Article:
Quantum Chemistry Common Driver and Databases (QCDB) and Quantum Chemistry Engine (QCEngine): Automation and interoperability among computational chemistry programs

Date
2021-11-22
Authors
Gordon, Mark
Windus, Theresa
Lee, Jiyoung
De Silva, Nuwan
Gordon, Mark
Windus, Theresa L.
et al.
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AIP Publishing
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Research Projects
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Chemistry
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Ames Laboratory
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ChemistryAmes Laboratory
Abstract
Community efforts in the computational molecular sciences (CMS) are evolving toward modular, open, and interoperable interfaces that work with existing community codes to provide more functionality and composability than could be achieved with a single program. The Quantum Chemistry Common Driver and Databases (QCDB) project provides such capability through an application programming interface (API) that facilitates interoperability across multiple quantum chemistry software packages. In tandem with the Molecular Sciences Software Institute and their Quantum Chemistry Archive ecosystem, the unique functionalities of several CMS programs are integrated, including CFOUR, GAMESS, NWChem, OpenMM, Psi4, Qcore, TeraChem, and Turbomole, to provide common computational functions, i.e., energy, gradient, and Hessian computations as well as molecular properties such as atomic charges and vibrational frequency analysis. Both standard users and power users benefit from adopting these APIs as they lower the language barrier of input styles and enable a standard layout of variables and data. These designs allow end-to-end interoperable programming of complex computations and provide best practices options by default.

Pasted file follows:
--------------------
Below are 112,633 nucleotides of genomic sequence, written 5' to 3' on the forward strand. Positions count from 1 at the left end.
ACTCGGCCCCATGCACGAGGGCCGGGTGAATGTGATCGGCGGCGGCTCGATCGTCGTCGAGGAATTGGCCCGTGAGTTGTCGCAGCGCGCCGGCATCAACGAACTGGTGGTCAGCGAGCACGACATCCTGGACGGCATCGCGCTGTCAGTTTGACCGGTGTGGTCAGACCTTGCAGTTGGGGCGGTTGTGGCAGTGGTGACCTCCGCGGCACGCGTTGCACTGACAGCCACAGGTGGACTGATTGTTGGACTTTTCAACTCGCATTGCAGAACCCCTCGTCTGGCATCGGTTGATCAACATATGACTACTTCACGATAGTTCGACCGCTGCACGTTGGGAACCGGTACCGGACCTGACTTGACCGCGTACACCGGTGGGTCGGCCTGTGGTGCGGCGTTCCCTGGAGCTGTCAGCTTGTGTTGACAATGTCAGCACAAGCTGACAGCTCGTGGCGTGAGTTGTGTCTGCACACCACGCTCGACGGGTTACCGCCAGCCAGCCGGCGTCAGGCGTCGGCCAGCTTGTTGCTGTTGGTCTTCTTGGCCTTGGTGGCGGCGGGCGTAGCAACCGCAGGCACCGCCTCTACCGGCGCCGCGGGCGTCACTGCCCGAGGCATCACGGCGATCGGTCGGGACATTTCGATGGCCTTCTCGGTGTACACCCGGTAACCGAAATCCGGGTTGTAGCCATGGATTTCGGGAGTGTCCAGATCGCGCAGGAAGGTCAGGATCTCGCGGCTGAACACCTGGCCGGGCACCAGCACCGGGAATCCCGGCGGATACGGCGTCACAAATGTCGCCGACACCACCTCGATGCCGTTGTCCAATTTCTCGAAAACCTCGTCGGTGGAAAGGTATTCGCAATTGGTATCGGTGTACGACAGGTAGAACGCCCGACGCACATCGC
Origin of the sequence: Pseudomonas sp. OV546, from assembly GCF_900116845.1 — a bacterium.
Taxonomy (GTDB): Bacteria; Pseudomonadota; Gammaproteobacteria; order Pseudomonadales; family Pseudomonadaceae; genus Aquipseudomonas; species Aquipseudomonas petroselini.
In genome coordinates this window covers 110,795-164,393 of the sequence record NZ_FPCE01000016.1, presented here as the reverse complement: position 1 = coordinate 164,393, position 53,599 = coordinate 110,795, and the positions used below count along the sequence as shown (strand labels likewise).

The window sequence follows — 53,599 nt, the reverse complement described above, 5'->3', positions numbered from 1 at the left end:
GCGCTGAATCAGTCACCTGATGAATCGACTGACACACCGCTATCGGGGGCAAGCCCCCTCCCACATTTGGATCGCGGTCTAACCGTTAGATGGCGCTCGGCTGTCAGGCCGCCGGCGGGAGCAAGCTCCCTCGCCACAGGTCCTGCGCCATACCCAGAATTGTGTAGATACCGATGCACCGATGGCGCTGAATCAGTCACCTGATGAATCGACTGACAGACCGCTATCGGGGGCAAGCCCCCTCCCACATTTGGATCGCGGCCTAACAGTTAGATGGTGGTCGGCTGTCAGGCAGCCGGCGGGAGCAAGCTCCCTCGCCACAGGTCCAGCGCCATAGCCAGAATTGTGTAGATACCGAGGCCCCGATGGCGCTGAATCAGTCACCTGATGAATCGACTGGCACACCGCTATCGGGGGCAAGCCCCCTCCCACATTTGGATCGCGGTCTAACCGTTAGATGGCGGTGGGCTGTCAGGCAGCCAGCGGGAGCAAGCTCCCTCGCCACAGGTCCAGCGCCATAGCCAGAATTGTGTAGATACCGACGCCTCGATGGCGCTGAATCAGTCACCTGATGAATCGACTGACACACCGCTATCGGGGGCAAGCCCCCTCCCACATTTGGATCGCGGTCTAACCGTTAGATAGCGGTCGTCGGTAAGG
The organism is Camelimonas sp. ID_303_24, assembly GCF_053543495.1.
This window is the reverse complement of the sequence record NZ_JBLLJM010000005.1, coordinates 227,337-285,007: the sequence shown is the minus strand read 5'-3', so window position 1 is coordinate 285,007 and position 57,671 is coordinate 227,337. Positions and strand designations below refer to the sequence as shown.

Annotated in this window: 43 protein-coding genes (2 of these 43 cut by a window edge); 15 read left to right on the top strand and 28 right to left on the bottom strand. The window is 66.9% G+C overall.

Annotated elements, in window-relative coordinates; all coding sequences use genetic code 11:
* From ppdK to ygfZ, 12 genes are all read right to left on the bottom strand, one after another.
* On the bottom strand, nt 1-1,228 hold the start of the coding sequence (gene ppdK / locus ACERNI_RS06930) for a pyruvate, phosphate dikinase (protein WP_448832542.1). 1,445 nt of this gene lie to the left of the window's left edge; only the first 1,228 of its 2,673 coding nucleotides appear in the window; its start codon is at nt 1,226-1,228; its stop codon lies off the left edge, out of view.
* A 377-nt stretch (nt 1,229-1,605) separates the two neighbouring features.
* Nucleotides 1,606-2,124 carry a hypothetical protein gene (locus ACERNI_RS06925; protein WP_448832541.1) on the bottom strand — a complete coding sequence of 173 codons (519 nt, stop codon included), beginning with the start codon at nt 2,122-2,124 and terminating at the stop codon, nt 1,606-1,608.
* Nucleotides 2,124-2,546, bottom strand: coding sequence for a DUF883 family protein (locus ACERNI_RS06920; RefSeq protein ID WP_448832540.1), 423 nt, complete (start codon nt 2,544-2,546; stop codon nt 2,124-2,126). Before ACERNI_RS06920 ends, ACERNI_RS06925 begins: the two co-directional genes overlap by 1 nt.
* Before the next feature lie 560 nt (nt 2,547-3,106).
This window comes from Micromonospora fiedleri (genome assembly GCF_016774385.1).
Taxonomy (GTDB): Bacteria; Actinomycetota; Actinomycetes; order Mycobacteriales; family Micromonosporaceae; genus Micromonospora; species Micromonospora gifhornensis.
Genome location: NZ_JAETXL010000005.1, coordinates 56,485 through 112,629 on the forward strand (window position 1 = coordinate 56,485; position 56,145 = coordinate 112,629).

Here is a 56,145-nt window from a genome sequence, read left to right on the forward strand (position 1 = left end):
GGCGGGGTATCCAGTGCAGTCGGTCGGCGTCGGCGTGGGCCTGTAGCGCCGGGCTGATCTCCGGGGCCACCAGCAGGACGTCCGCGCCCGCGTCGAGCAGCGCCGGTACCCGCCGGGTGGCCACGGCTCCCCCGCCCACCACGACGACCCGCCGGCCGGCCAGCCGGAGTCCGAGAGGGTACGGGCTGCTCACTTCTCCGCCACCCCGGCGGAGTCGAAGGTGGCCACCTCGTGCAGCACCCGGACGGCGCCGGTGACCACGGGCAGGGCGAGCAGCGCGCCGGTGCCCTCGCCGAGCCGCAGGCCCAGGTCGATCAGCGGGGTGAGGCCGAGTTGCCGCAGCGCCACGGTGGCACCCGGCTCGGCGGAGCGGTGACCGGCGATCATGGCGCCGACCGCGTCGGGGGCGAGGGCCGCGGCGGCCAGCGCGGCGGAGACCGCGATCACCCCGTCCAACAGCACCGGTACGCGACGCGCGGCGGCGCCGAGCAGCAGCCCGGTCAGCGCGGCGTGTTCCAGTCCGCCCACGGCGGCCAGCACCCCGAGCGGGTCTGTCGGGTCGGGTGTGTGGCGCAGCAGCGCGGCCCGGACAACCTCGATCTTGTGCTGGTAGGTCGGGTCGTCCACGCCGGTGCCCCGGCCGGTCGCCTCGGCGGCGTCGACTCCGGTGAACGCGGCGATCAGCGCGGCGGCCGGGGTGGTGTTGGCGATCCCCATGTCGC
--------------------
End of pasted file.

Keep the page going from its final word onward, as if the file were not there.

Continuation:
Comments
This article is published as Smith, Daniel GA, Annabelle T. Lolinco, Zachary L. Glick, Jiyoung Lee, Asem Alenaizan, Taylor A. Barnes, Carlos H. Borca et al. "Quantum Chemistry Common Driver and Databases (QCDB) and Quantum Chemistry Engine (QCEngine): Automation and interoperability among computational chemistry programs." The Journal of Chemical Physics 155, no. 20 (2021): 204801. DOI: 10.1063/5.0059356 Copyright 2021 The Author(s). Posted with permission.
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Turbomole, Electronic correlation, Energy minimization, Application programming interface, Diatomic molecule, Computational chemistry
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